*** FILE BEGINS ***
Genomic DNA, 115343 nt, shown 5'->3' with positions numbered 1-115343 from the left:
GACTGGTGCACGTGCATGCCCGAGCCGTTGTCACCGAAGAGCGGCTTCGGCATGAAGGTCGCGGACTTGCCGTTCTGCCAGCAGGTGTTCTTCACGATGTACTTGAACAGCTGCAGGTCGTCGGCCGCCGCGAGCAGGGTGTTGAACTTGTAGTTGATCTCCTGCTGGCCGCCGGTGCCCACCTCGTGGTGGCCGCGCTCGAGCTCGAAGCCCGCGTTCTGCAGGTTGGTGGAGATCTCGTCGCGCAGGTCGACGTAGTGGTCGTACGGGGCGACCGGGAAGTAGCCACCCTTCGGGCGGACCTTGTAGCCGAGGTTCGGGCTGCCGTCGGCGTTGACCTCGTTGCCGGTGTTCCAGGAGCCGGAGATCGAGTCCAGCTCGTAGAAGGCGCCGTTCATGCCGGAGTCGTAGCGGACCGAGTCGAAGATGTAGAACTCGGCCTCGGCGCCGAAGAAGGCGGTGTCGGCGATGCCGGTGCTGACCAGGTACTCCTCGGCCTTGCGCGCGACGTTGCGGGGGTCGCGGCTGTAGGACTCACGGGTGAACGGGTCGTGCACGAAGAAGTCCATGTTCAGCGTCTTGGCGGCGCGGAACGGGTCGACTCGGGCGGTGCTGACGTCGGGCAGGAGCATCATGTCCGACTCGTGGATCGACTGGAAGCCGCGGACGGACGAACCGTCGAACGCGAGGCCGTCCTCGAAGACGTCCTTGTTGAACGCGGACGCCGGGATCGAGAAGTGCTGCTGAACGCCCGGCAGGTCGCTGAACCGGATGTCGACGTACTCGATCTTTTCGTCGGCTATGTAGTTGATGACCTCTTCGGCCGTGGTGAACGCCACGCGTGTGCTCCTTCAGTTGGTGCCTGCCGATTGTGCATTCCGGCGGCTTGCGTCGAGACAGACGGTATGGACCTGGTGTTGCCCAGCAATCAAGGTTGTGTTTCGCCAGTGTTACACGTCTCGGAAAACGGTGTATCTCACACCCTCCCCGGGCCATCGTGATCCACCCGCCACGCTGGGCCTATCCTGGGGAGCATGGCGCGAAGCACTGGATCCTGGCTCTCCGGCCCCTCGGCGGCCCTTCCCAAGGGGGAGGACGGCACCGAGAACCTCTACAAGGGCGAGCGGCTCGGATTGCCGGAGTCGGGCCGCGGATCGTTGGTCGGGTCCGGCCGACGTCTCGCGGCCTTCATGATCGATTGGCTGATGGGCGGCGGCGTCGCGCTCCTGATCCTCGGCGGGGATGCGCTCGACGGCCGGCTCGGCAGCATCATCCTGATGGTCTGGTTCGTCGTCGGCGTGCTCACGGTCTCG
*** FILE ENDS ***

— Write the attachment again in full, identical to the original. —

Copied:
Genomic DNA, 115343 nt, shown 5'->3' with positions numbered 1-115343 from the left:
GACTGGTGCACGTGCATGCCCGAGCCGTTGTCACCGAAGAGCGGCTTCGGCATGAAGGTCGCGGACTTGCCGTTCTGCCAGCAGGTGTTCTTCACGATGTACTTGAACAGCTGCAGGTCGTCGGCCGCCGCGAGCAGGGTGTTGAACTTGTAGTTGATCTCCTGCTGGCCGCCGGTGCCCACCTCGTGGTGGCCGCGCTCGAGCTCGAAGCCCGCGTTCTGCAGGTTGGTGGAGATCTCGTCGCGCAGGTCGACGTAGTGGTCGTACGGGGCGACCGGGAAGTAGCCACCCTTCGGGCGGACCTTGTAGCCGAGGTTCGGGCTGCCGTCGGCGTTGACCTCGTTGCCGGTGTTCCAGGAGCCGGAGATCGAGTCCAGCTCGTAGAAGGCGCCGTTCATGCCGGAGTCGTAGCGGACCGAGTCGAAGATGTAGAACTCGGCCTCGGCGCCGAAGAAGGCGGTGTCGGCGATGCCGGTGCTGACCAGGTACTCCTCGGCCTTGCGCGCGACGTTGCGGGGGTCGCGGCTGTAGGACTCACGGGTGAACGGGTCGTGCACGAAGAAGTCCATGTTCAGCGTCTTGGCGGCGCGGAACGGGTCGACTCGGGCGGTGCTGACGTCGGGCAGGAGCATCATGTCCGACTCGTGGATCGACTGGAAGCCGCGGACGGACGAACCGTCGAACGCGAGGCCGTCCTCGAAGACGTCCTTGTTGAACGCGGACGCCGGGATCGAGAAGTGCTGCTGAACGCCCGGCAGGTCGCTGAACCGGATGTCGACGTACTCGATCTTTTCGTCGGCTATGTAGTTGATGACCTCTTCGGCCGTGGTGAACGCCACGCGTGTGCTCCTTCAGTTGGTGCCTGCCGATTGTGCATTCCGGCGGCTTGCGTCGAGACAGACGGTATGGACCTGGTGTTGCCCAGCAATCAAGGTTGTGTTTCGCCAGTGTTACACGTCTCGGAAAACGGTGTATCTCACACCCTCCCCGGGCCATCGTGATCCACCCGCCACGCTGGGCCTATCCTGGGGAGCATGGCGCGAAGCACTGGATCCTGGCTCTCCGGCCCCTCGGCGGCCCTTCCCAAGGGGGAGGACGGCACCGAGAACCTCTACAAGGGCGAGCGGCTCGGATTGCCGGAGTCGGGCCGCGGATCGTTGGTCGGGTCCGGCCGACGTCTCGCGGCCTTCATGATCGATTGGCTGATGGGCGGCGGCGTCGCGCTCCTGATCCTCGGCGGGGATGCGCTCGACGGCCGGCTCGGCAGCATCATCCTGATGGTCTGGTTCGTCGTCGGCGTGCTCACGGTCTCG